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Magnetosphere-ionosphere coupling is a particularly important process that regulates and controls magnetospheric dynamics such as storms and substorms. However, in order to understand magnetosphere-ionosphere coupling it is necessary to understand how regions of the magnetosphere are connected to the ionosphere. It has been proposed that this connection may be established by firing electron beams from satellites that can reach an ionospheric footpoint creating detectable emissions. This type of experiment would greatly aid in identifying the relationship between convection processes in the magnetotail and the ionosphere and how the plasma sheet current layer evolves during the growth phase preceding substorms. For practical purposes, the use of relativistic electron beams with kinetic energy on the order of 1 MeV would be ideal for detectability. However, Porazik et al. (2014) has shown that, for relativistic particles, higher order terms of the magnetic moment are necessary for consideration of the ionospheric accessibility of the beams. These higher order terms are related to gradients and curvature in the magnetic field and are typically unimportant unless the beam is injected along the magnetic field direction, such that the zero order magnetic moment is small. In this article, we address two important consequences related to these higher order terms. First, we investigate the consequences for satellites positioned in regions subject to magnetotail stretching and demonstrate systematically how curvature affects accessibility. We find that curvature can reduce accessibility for beams injected from the current sheet, but can increase accessibility for beams injected just above the current sheet. Second, we investigate how detectability of ionospheric precipitation of variable energy field-aligned electron beams could be used as a constraint on field-line curvature, which would be valuable for field-line reconstruction and/or stability analysis.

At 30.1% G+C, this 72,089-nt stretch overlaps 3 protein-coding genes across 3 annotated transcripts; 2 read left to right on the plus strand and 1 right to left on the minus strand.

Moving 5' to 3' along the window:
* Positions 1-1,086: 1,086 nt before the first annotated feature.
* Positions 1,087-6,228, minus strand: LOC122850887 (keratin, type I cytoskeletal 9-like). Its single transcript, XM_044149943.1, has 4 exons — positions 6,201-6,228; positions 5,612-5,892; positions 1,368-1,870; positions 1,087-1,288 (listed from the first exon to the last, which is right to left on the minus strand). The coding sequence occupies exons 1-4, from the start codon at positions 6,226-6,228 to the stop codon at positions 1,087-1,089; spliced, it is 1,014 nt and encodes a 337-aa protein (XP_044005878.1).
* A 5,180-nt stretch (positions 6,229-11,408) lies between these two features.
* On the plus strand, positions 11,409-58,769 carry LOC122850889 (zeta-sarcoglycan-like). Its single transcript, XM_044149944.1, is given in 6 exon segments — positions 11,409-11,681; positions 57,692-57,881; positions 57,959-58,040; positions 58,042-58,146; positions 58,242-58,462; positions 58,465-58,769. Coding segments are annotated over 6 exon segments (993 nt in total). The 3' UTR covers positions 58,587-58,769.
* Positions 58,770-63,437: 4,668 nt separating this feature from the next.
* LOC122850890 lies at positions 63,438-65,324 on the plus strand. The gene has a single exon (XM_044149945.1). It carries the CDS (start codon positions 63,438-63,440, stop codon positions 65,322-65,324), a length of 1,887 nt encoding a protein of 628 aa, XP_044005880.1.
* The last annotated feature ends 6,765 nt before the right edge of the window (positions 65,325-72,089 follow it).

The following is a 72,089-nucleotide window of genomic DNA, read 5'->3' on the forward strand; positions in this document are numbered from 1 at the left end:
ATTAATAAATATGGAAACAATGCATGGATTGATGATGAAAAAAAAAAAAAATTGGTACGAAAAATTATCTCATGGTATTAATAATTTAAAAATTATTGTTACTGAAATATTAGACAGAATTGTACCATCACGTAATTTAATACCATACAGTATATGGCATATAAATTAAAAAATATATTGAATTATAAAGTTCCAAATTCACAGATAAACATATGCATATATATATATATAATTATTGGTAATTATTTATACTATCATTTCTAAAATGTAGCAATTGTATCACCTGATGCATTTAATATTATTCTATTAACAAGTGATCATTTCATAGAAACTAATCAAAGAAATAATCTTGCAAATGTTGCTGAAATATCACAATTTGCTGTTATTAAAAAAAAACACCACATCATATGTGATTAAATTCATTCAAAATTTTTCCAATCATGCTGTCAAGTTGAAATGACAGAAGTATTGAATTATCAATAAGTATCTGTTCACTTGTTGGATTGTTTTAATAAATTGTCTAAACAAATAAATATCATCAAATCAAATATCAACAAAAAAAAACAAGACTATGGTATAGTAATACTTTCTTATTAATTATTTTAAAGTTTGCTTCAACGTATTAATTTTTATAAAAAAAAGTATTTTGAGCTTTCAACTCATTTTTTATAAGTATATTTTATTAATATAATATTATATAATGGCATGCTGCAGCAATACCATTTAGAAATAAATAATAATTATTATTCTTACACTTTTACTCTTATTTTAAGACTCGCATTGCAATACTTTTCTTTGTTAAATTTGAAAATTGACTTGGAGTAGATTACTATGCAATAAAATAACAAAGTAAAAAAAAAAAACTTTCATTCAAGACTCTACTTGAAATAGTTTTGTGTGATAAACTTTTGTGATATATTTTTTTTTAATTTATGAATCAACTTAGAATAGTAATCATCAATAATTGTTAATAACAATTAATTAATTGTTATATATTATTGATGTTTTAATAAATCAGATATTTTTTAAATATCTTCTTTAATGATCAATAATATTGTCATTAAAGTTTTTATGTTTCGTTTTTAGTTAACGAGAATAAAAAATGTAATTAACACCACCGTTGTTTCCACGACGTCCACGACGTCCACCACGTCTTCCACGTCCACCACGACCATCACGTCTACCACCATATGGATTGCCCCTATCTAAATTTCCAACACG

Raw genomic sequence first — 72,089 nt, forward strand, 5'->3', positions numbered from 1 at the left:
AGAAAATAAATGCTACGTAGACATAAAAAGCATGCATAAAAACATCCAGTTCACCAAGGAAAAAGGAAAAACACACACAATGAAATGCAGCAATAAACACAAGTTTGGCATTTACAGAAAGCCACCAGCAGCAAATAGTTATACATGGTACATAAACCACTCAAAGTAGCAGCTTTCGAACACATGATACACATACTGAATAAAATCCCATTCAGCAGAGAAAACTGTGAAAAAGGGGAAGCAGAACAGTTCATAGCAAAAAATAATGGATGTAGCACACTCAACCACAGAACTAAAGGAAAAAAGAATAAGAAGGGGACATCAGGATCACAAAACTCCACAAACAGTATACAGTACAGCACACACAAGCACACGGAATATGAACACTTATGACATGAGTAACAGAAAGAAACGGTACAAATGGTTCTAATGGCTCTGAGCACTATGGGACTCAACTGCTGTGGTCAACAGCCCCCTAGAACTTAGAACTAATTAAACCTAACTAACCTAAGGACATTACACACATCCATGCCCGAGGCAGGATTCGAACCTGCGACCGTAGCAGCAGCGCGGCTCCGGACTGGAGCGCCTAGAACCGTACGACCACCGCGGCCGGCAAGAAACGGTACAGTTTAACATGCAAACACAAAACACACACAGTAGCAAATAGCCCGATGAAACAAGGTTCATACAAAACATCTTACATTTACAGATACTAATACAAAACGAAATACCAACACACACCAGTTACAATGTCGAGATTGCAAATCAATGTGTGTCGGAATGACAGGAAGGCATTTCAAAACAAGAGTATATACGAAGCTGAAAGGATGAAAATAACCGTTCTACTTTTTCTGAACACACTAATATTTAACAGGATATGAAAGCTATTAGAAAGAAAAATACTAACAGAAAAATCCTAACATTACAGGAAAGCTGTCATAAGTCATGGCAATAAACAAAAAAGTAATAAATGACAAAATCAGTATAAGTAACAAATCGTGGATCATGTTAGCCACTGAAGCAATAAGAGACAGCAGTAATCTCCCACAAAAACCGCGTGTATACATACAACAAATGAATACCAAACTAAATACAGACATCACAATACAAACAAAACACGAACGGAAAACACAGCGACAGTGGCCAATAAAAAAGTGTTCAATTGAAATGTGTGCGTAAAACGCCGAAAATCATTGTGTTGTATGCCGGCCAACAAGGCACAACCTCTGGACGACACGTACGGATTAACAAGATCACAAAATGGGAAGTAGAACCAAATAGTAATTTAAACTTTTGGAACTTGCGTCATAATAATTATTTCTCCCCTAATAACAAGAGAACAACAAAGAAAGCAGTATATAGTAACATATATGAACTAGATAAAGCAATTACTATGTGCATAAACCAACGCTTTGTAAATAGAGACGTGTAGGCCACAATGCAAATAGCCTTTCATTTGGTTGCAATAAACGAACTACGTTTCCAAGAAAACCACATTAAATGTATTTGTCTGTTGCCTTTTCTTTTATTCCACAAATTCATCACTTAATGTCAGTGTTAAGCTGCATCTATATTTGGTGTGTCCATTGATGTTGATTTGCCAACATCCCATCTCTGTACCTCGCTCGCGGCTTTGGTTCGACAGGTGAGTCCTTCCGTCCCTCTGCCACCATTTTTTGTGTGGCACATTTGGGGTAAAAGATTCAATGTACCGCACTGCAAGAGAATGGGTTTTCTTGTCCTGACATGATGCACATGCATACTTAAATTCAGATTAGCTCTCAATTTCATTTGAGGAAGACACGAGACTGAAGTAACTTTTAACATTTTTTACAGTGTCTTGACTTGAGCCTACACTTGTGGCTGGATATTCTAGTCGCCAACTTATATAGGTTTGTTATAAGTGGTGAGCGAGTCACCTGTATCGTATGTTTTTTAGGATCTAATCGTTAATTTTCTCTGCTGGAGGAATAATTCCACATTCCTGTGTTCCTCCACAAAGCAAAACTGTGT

First publication by Frontiers Media

Open Access License: CC BY 4.0

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Frontiers in Astronomy and Space Sciences: Space Physics





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